What is Public Health?

The discipline of public health is the science and practice of promoting health and preventing disease or injury within and across populations. Professionals in the field contribute through education, policy work, research, administration, regulating health systems and health professions, and promoting ethical practices. Additionally, public health is concerned with equity and thus with promoting health for the most vulnerable or underserved populations or individuals within society. Last but not least, public health focuses on the health among populations, although understanding individual behavior and assessing individual risk factors is crucial to these efforts.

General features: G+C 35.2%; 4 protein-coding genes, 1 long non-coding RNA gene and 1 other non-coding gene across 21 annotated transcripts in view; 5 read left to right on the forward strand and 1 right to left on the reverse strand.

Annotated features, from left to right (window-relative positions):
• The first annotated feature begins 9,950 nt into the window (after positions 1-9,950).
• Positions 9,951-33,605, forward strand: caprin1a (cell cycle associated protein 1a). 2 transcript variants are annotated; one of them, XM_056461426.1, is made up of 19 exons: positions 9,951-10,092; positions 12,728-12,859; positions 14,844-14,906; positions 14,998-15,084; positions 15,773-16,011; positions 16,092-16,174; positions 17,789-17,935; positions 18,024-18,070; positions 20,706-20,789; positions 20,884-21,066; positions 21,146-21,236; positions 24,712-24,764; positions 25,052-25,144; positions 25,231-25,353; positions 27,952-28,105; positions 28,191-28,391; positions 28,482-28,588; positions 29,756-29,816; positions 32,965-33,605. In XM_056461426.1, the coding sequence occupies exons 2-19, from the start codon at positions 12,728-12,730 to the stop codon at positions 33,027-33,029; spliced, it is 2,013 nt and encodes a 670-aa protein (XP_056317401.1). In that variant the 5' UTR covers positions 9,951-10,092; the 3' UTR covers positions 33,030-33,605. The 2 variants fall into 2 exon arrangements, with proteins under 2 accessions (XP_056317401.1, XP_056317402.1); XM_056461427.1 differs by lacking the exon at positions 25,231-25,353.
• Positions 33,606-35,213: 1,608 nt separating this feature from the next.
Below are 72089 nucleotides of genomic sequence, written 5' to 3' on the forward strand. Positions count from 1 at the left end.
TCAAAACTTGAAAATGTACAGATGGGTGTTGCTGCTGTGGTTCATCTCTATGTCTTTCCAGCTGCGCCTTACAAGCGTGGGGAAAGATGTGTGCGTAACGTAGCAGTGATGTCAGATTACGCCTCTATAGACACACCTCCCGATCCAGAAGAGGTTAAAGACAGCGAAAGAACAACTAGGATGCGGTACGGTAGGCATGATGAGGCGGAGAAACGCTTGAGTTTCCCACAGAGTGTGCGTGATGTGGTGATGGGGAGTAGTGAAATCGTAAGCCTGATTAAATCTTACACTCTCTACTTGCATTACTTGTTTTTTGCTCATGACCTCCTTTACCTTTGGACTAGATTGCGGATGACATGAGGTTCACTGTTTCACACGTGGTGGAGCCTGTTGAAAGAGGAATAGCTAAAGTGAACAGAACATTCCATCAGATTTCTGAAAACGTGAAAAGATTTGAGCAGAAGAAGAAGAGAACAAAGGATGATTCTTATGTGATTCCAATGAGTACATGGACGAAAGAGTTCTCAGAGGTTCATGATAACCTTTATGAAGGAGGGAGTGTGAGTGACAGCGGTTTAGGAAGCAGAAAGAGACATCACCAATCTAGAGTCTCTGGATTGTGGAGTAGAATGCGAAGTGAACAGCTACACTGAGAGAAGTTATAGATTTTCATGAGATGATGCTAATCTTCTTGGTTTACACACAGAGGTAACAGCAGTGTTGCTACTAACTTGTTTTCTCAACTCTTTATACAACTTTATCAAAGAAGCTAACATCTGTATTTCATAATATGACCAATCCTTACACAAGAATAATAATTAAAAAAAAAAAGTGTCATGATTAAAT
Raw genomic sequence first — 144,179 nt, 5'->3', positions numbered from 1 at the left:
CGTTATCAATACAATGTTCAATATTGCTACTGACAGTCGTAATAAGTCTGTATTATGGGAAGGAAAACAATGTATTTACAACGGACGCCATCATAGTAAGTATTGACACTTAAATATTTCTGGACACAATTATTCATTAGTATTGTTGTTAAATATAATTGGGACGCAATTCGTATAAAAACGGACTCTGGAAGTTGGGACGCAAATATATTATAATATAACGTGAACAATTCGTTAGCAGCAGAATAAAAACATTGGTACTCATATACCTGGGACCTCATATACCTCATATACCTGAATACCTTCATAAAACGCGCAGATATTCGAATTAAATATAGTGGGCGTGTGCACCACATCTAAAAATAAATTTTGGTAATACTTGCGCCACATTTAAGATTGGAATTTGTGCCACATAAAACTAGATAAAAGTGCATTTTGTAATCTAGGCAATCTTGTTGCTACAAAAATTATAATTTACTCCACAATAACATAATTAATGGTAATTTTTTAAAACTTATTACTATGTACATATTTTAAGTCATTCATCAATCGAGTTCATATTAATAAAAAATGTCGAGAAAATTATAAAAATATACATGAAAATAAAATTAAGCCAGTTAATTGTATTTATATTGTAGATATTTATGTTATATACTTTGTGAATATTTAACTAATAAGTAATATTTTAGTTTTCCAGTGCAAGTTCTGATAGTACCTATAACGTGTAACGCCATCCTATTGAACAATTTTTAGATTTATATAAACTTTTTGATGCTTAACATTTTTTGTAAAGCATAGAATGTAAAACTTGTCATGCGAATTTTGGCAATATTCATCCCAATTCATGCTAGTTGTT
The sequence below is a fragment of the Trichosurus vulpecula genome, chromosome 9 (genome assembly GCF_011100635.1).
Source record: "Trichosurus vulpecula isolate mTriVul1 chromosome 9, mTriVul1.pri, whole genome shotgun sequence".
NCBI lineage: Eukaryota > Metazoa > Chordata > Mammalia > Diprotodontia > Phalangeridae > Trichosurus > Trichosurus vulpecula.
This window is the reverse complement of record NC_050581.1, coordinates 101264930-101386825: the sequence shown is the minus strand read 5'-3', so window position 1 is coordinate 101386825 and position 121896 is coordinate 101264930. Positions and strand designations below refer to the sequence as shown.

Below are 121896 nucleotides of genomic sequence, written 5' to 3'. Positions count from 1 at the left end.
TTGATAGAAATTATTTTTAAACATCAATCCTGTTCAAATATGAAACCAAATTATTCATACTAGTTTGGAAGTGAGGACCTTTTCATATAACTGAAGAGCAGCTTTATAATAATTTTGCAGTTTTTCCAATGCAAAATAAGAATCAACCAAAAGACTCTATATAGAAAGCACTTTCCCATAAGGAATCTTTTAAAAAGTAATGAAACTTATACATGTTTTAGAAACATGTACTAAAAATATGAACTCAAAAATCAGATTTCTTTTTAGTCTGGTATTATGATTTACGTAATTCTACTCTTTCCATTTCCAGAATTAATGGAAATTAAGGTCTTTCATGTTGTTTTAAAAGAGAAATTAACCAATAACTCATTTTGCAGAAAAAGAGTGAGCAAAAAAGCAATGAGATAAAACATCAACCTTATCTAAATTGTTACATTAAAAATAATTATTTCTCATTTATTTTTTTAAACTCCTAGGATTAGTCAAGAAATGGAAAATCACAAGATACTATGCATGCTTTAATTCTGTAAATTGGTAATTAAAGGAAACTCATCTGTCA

Public health emerged as a discipline out of 19th century social reform movements in Europe and the U.S. that sought to improve general health and social conditions for the poor. In this period, medical, biological, and social sciences were expanding their understanding of the distribution of and biosocial determinants of disease and health of populations. Since that time, public health has been thought to involve four key perspectives that still remain salient to many definitions of public health: (1) an evidence-based analysis of health-related decisions and behaviors using data such as vital statistics, disease surveillance, and laboratory science; (2) a focus on populations rather than individuals; (3) an emphasis on prevention as well as curative or rehabilitative care; and (4) the goal of equity and a focus on underserved or vulnerable populations. Equally important, the discipline understands health as a public good that is shaped by systems and institutions as much as individual stakeholders that are trying to promote the health of communities.